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Gender-neutral fashion – a passing fad or a cultural movement?
A couple of weeks ago, Gucci announced its first ever non-binary, gender-fluid fashion section called Gucci Mx. It kicks off with the Fall/Winter 2020 collection and the re-release of the Jackie 1961 bag modelled by gender-neutral models in the campaign photos. This marks the start of a new chapter for Gucci, with Alessandro Michele set on introducing new pieces every season that are not tied to a specific gender.
In fact, Gucci is a major fashion brand that’s known for not conforming to gender when it comes to the catwalk, with female models showcasing the men’s collections, and the other way around. The men are also seen wearing pussy-bow blouses, silken shorts and handbags, and patent leather boots. It’s this boundary breaking decision by Gucci that cemented the fashion house as the hottest brand in the world according to the Lyst Index.
While women have always been comfortable wearing men’s clothes – from borrowing their oversized shirts to sporting an entire suit à la Marlene Dietrich, it’s men who have been more hesitant when it comes to buying and wearing women’s fashion, or clothing that’s deemed ‘more feminine’. However, men’s attitudes are slowly starting to change when it comes to dabbling in things that have been associated with women, such as makeup and fashion.
Even renowned Japanese designer Yohji Yamamoto once told The New York Times in 1983: “I think that my men’s clothes look as good on women as my women’s clothing. I always wonder who decided there should be a difference in the clothes of men and women.” His designs usually feature baggy pants and asymmetrical designs, creating a flow and structure that suits both male and female statures.
In the past couple of years, fashion brands have been taking on a more openminded approach to new collections in order to attract the new, younger audience that values gender fluidity more than previous generations. The post-millennial (also known colloquially as Gen Z) generation as well as a portion of millennials are voicing out their beliefs that gender is an outdated construct – and that genitals don’t really have anything to do with it. These communities have flooded social media platforms such as Instagram with protests against the boundaries of gender, promoting non-binary attitudes and gender fluidity. As of today, there are over 530K uses of the #GenderNeutral, and accounts such as @raisingzoomer who puts up posts on raising a gender-neutral baby who’s attached to the they/them pronouns rather than the traditional he/she.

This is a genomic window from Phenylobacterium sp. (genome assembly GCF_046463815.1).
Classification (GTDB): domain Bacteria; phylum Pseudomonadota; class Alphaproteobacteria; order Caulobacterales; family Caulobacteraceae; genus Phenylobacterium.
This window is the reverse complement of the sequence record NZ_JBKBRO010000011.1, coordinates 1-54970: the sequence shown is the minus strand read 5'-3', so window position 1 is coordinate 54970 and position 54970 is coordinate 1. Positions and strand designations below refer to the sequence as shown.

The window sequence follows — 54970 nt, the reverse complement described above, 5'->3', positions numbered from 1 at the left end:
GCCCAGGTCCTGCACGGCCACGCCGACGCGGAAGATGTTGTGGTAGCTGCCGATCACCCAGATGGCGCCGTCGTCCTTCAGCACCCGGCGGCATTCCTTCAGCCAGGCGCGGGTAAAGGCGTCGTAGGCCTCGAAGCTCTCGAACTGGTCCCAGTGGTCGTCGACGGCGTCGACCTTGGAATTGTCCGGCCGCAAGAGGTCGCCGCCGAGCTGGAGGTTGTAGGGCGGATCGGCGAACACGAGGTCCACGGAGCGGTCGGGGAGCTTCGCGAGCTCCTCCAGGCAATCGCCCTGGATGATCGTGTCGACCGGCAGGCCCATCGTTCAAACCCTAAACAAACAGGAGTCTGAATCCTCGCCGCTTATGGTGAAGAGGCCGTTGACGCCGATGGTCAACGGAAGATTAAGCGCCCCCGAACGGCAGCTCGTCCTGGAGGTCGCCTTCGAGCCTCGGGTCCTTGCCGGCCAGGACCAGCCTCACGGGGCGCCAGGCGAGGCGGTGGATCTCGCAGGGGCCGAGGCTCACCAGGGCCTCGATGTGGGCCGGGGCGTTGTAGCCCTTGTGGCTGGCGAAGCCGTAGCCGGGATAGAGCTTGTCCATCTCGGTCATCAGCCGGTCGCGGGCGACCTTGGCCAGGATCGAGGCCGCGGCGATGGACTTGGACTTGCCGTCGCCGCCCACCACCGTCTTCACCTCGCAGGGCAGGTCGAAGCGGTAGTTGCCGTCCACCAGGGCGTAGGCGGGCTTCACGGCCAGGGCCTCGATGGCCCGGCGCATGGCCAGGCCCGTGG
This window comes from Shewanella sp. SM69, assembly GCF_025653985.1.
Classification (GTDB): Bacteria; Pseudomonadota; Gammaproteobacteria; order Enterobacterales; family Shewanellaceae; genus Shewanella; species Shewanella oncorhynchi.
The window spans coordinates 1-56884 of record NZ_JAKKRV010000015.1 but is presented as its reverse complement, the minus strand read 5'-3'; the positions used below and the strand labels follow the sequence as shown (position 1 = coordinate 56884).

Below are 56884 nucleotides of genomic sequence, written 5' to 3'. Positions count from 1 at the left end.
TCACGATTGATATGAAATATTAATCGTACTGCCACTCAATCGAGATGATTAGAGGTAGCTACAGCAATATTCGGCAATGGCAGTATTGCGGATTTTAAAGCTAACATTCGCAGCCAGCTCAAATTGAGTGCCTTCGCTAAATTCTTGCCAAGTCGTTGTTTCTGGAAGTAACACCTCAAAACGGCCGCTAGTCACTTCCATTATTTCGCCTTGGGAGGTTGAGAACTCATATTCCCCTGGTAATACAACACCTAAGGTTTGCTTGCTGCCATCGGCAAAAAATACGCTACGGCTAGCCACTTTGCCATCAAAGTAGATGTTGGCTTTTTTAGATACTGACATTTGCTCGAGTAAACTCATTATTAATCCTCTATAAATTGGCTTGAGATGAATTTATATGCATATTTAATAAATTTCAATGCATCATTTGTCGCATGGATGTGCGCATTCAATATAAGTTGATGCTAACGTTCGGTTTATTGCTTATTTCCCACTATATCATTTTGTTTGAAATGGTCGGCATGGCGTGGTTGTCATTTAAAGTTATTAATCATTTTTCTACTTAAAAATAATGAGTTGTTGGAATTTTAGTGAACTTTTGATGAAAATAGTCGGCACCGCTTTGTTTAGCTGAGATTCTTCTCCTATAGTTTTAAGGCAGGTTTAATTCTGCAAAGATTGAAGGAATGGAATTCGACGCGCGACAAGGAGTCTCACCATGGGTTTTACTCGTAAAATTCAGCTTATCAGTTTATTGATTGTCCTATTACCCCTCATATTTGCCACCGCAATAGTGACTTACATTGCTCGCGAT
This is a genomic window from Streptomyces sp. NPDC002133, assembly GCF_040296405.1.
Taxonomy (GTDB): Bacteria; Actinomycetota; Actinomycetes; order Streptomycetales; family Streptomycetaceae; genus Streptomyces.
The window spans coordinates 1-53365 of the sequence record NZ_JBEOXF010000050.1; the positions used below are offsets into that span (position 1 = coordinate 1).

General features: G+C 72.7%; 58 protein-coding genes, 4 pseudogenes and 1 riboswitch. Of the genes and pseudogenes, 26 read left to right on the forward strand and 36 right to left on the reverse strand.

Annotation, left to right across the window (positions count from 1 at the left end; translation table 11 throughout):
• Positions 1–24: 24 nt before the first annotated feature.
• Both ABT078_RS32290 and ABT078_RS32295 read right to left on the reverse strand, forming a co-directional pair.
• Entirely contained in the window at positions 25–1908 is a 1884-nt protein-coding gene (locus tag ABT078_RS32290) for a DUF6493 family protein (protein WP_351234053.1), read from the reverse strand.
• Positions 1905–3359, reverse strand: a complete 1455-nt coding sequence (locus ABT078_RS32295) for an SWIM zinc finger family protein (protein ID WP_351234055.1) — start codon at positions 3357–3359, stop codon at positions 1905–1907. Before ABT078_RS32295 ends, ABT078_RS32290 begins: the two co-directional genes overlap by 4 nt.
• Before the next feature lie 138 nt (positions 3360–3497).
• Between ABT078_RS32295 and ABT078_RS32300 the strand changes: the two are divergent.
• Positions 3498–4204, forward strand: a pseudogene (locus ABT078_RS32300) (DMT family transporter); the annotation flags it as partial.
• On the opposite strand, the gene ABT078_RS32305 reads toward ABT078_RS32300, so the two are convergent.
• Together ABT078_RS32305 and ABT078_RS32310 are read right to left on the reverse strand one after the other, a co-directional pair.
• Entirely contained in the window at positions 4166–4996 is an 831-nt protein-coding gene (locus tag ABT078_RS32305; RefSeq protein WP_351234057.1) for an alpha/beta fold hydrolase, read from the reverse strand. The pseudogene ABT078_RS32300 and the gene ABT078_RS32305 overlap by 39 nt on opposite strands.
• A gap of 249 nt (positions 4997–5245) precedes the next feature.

The fashion industry does have its fair share of independent labels that advocate for genderless fashion, such as Telfar, Doublet and Wales Bonner, Ludovic de Saint Sernin, and Palomo Spain – just to name a few. Big luxury fashion brands such as Burberry, JW Anderson, and Dolce & Gabbanna have also shown their support for the idea, by staging co-ed shows rather than the usual binary presentation model.
In 2015, Selfridges launched Agender, a unique shopping space for customers to buy clothes that go beyond the notion and definition of “his” and “hers”. White and unmarked boxes housed accessories and clothing was devoid of logos in an attempt to stray away from the idea of gender classification and stereotyping. On the high street front, Zara presented its Spring Summer 2016 ‘Ungendered’ line, while ASOS debuted its own unisex brand named ‘Collusion’ in 2018.
Male celebrities have also opened up to the idea of dressing up with a more feminine flair. Take for example Ezra Miller’s Moncler dress-cum-puffer jacket during his promotional tour for Fantastic Beasts: The Crimes of Grindelwald, or when Jaden Smith sported a glimmering skirt for the Louis Vuitton Spring 2016 campaign. While we won’t be expecting every male to instantly don on a dress and a pair of heels anytime soon, all signs do point towards a positive direction when it comes to the approach in fashion becoming gender-fluid.
At the end of the day, unisex or genderless clothing isn’t about pushing men to dress in more feminine styles, or women to always suit up – it’s about changing society’s perception and making the world a safe place for those who choose to do so.